Two Ways of Seeing: Edward Hopper and Fairfield Porter
Was looking at the always interesting Painting Perceptions website run by Larry Groff. It has a new posting on Fairfield Porter I enjoyed this morning. It got me thinking about the difference between two of the main ways of seeing in painting- one can either move one's eye across the surface or plunge into the painting's depth. In the first mode, things tend towards flatness and emphasize the shape of their silhouettes. In the second, it's much more likely to find a real sense of volumes. Let's use Porter as an example and contrast him against Edward Hopper. These two realist American painters are both very good yet they exemplify different sides of the painting coin.
Above is a Porter oil of a house and garden. Porter's choice of his point of view is revealing. Instead of a clear, unobstructed view that would let you see the house, he interrupts the line of sight with at least four additional layers of trees and shrubs. Its focus is on the network of branches and leaves that run across the painting's surface more than it's about creating a real depth of space and convincing volumes.
This can be exactly what we experience when we walk through any crowded space- there can be so much information that our mind's eye has to summarize it as just a crowd or multitude. I remember years ago when I lived in New York City and attended the Art Students League. Each morning I'd take the subway to class at rush hour and would have to squeeze (holding my paint box and often a wet canvas) into a herd of others heading off to their jobs. You'd be riding in a car with maybe 100 other people, most standing up and clinging to overhead handles or poles trying not to fall over as the train bumped and lurched its way forward. What you would see would be the moving, swaying mass of people rather than individuals.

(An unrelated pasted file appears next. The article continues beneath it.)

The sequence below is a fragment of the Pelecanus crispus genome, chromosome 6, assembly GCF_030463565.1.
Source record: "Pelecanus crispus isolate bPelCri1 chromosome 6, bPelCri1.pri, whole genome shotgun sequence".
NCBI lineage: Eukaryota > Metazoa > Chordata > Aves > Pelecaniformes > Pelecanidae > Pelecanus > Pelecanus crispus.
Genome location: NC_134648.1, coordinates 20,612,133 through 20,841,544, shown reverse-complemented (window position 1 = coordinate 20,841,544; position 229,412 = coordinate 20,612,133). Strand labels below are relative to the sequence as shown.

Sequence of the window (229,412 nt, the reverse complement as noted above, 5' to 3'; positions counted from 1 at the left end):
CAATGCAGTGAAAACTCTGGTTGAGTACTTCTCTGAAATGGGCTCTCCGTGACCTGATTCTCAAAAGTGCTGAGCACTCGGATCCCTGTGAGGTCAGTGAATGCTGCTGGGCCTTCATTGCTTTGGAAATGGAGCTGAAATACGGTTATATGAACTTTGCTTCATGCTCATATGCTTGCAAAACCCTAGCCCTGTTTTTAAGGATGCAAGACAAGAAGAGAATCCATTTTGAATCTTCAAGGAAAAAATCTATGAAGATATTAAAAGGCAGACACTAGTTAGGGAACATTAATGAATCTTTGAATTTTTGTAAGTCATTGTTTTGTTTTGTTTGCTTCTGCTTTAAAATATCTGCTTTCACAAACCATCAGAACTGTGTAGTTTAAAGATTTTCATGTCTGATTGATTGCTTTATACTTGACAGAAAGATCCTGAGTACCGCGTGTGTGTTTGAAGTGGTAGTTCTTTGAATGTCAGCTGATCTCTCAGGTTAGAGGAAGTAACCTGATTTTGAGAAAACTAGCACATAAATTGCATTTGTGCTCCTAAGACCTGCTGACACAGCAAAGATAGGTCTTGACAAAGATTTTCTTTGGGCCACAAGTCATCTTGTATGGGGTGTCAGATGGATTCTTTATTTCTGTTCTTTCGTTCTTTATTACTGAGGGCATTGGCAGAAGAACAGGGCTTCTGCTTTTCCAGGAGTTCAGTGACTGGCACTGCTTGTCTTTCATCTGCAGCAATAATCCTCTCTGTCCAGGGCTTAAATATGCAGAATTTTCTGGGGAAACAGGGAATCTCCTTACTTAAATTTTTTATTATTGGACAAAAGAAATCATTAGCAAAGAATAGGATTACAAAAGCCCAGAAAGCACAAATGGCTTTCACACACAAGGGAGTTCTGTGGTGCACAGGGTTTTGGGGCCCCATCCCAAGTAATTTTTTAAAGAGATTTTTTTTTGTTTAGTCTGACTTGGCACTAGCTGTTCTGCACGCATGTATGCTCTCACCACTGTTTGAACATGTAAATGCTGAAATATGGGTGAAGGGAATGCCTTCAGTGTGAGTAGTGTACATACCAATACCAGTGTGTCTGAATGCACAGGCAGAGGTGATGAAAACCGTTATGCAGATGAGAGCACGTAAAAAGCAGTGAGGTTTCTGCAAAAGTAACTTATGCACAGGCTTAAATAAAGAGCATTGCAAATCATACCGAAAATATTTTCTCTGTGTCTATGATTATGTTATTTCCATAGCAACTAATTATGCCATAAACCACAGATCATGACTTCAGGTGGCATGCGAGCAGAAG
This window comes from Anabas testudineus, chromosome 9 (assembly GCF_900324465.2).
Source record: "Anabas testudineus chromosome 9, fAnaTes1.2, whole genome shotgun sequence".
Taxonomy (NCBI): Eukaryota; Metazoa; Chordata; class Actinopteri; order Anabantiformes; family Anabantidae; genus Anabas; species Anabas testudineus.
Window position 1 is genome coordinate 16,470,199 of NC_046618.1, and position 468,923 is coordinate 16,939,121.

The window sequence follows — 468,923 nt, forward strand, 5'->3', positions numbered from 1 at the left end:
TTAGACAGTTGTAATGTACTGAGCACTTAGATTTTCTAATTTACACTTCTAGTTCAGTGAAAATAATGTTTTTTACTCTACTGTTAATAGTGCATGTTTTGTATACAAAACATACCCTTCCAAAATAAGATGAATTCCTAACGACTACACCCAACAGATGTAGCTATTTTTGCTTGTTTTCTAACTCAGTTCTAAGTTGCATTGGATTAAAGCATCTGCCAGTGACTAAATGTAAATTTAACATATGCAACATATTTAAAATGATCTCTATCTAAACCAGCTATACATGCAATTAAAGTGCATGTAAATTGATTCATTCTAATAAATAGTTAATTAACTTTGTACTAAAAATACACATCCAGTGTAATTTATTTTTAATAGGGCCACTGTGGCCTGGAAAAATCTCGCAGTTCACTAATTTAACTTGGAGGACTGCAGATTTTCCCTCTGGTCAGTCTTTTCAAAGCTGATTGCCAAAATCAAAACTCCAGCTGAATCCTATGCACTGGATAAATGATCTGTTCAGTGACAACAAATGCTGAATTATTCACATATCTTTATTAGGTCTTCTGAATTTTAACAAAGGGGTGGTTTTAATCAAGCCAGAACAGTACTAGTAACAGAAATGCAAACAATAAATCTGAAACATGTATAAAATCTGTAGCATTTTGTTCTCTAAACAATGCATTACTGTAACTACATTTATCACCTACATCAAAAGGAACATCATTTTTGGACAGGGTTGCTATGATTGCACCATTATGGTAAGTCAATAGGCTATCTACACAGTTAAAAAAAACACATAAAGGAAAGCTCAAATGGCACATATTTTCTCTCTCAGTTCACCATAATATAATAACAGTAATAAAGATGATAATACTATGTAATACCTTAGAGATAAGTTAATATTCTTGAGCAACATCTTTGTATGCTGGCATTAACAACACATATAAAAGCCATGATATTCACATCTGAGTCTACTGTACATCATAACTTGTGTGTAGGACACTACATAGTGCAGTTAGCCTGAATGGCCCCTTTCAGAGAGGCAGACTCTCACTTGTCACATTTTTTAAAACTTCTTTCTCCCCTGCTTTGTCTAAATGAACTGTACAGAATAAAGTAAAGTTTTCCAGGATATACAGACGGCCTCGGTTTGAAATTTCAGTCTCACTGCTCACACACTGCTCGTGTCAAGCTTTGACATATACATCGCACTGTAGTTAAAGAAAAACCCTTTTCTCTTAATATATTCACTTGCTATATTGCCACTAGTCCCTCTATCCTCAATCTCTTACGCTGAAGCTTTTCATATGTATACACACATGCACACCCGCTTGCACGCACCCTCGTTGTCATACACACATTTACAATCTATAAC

Porter's painting, while hardly summoning up images of a New York subway, suggests this way of seeing reality.
Below is a very different world- it's an oil by Edward Hopper, Seven A,M,. As the title indicates, it's way before rush hour and typical for Hopper, he's picked a much more sparse and pared down world to paint.
Hopper's world is one of clear, sharp definition. He's showing us defined spaces (the storefront, it's interior, and the dark forest background). You could walk into his space and almost measure the picture's depth in feet and inches. Where in Porter's painting one is always aware the forms are made of flat areas of oil paint, here Hopper populates his world with carefully modeled objects you could pick up and hold in your hands. They're all volumes, they have real weight.
Back to Poter's more two dimensional world...
And to Hopper's imagination so full of clear volumes and deeper spaces.
There's the old retort by painters "I paint what I see." A bigger question arises once one realizes just how much there is to see in reality (both external reality and the internal reality of our thougths and emotions). Art happens only as we choose which aspect of what we see we're going to emphasize.
In real life when you meet a new person you're often struck by some aspect of their personality that you sense is unique to them. So it is with paintings- if they are to be good they're about selectivity, about the artist picking wisely from the myriad facets of reality to weave a convincing, personality-rich world for the viewer.